New Jersey Governor Jon Corzine has hit some bumps on the road to re-election — and he’s trying to smooth the way with money from his own pockets.
Corzine’s popularity hit the skids because he ran up the state budget year after year. In 2009, the state received $2 billion in federal stimulus money and the budget was balanced for the first time in years. Still, New Jersey ranks the highest in the nation in property taxes and its public schools have some of the highest spending in the country without consistently good results. Also, the state’s infrastructure has been further neglected during Corzine’s tenure.
Residents have been voting with their feet during the last decade. Since 2000, an estimated 250,000 residents have left the state, along with many small businesses, which are pummeled by the escalating progressive tax rates. By now the largest employer in New Jersey is the state of New Jersey. Those of us who remain continue to struggle with the punishing taxes — now the highest in the country. It’s not just the property taxes; it’s also the state income tax, the sales tax, inheritance taxes, and every other tax you can think of — all increasing.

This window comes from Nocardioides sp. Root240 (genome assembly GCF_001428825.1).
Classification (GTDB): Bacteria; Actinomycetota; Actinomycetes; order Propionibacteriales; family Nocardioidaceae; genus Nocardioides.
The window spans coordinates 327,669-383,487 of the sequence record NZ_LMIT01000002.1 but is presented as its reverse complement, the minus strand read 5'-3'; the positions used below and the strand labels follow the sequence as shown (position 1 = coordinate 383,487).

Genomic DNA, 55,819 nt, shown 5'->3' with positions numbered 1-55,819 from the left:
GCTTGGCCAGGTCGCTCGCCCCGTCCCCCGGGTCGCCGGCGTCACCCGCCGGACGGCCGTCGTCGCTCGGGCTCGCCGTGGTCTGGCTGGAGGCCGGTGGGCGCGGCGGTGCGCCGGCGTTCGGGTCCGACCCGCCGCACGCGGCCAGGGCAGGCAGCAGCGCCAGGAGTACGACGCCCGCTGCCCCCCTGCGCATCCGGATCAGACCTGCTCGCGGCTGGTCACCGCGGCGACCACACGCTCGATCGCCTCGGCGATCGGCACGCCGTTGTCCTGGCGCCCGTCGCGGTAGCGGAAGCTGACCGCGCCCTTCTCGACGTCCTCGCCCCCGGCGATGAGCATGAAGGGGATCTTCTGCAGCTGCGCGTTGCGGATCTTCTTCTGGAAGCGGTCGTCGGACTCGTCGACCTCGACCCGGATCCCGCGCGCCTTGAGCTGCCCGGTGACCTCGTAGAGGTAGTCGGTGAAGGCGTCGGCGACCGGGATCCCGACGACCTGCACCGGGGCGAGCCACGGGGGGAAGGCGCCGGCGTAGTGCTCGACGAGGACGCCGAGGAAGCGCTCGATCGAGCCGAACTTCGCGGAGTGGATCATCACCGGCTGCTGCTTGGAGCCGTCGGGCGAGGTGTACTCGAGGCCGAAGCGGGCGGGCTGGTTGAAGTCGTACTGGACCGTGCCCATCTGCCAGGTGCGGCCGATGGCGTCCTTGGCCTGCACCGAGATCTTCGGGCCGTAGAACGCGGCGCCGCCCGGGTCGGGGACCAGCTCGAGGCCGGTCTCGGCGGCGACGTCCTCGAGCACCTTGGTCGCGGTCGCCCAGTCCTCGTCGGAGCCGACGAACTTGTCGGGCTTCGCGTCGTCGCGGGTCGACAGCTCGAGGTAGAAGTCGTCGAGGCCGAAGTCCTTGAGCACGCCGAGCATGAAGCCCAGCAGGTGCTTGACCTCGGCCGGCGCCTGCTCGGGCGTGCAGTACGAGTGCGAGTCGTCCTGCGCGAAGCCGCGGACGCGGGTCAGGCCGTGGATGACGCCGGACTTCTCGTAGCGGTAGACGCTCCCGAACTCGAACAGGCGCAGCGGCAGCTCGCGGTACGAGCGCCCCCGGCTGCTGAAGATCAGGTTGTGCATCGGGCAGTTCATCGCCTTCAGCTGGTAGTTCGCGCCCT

Things are bad enough that when you pick up New Jersey magazine at the check-out counter, you find that most of the ads in the back pages belong to developers promoting properties in Pennsylvania and Delaware, states that aren’t as punitive with their residents when it comes to taxes. “Come to Bucks County! We’re near Princeton but you don’t get scalped,” they seem to say.
The Republican candidate, former U.S. Attorney Chris Christie, is running on the tax issue. His campaign motto is “providing real property tax relief.” Christie is calling for reductions in state spending, pension reform, and requirements for public employees to contribute more toward their benefits. In a state where the government is the largest employer, this has negatively affected Christie’s campaign.
Unfortunately, during an October 9 interview Christie said he will “put plans for sweeping tax cuts and spending increases on hold until the economy begins to recover” — whenever that may be.